Agriculture and food

Residual nitrogen effect of cover crops and straw by different crop management

Residues from both main crops and cover crops may play an important role in the nutrient recycling. Despite of very different visible cover crop biomass in two years, the residual nitrogen fertiliser value of a clover-containing cover crop was consistently high.

By Doline Fontaine, Jørgen Eriksen and Peter Sørensen. Department of Agroecology, Aarhus University.

As part of the NutHY project, field experiments were repeated in two other years to study effects of the main crop harvest management on the performance and residual fertiliser effect of an under-sown cover crop. The main objective was to investigate the effect of harvest time, cutting height of straw and straw removal from the main crop on cover crop growth, composition, uptake and N fertilizer replacement value (NFRV) in the following crop. In addition, the study quantified the effect of cover crop harvest in autumn on the residual N value.

The growth of undersown cover crops is limited when the main crop biomass becomes dense due to restrictions to light access. However, the growth is resumed after the harvest of the main crop. Early harvest of cereals for animal feed could prolong the vegetative period of the cover crop. In addition, harvest with a high stubble of straw can affect the cover crop growth and the residual N.

Cover crop shoots and straw residues can be directly incorporated in the field or harvested in autumn as mobile green manure, and e.g. used as input in a biogas plant.

Cover crop root residues contribute to a stable and high nitrogen fertiliser value


We used an under-sown cover crop mixture consisting of red clover, ryegrass and chicory in our study. Clover dominated in the cover crop mixture (92% and 61% of the total biomass yield), but its growth was affected by climatic condition (low rainfall in spring and autumn).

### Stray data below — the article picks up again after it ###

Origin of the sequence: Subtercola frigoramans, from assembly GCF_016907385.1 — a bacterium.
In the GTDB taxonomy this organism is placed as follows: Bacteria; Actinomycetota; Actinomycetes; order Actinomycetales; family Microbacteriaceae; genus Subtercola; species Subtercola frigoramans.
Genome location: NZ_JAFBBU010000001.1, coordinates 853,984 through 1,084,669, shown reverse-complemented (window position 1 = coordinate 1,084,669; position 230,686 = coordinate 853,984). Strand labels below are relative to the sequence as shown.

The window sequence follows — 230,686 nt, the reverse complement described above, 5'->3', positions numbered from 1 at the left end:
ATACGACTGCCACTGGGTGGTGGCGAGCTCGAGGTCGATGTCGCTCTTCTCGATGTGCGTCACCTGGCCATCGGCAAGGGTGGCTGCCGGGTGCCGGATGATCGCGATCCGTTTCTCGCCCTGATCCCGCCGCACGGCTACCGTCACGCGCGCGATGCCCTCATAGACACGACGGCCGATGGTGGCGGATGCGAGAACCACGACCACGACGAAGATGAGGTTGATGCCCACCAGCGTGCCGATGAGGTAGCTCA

Early harvest of barley did not affect the biomass yield of the under-sown cover crops. Early harvest was carried out 2 weeks before barley maturity. During this period, limited precipitation and high temperature contributed to a rapid evaporation, not suitable for the resumption of cover crop growth.

The N supply to the following crop from the root biomass was independent of the cover crop shoot yield. Despite substantial difference of cover crop yields between years, the NFRV of root residues was more constant (44-51 kg N ha-1, Table 1). The NFRV of top residues left on the field were equivalent to 21 kg N ha-1 of mineral fertilizer in average. Therefore, root residues contributed mostly to the N uptake of the succeeding crop (65 to 75% of the total NFRV).

High stubble of straw left standing after the early harvest of the upper parts, rapidly decomposed with a 62% weight loss after 3 months. Yet, the incorporation of the high stubble of straw in the following spring reduced the NFRV by up to 20%.


In conclusion, we found a significant residual N fertilizer value of an N-fixing cover crop even after a year with moderate above-ground biomass of the cover crop. Furthermore, the contribution of root residues to the N supply of the following crop should not be underestimated even in years where cover crop shoot biomass is less developed.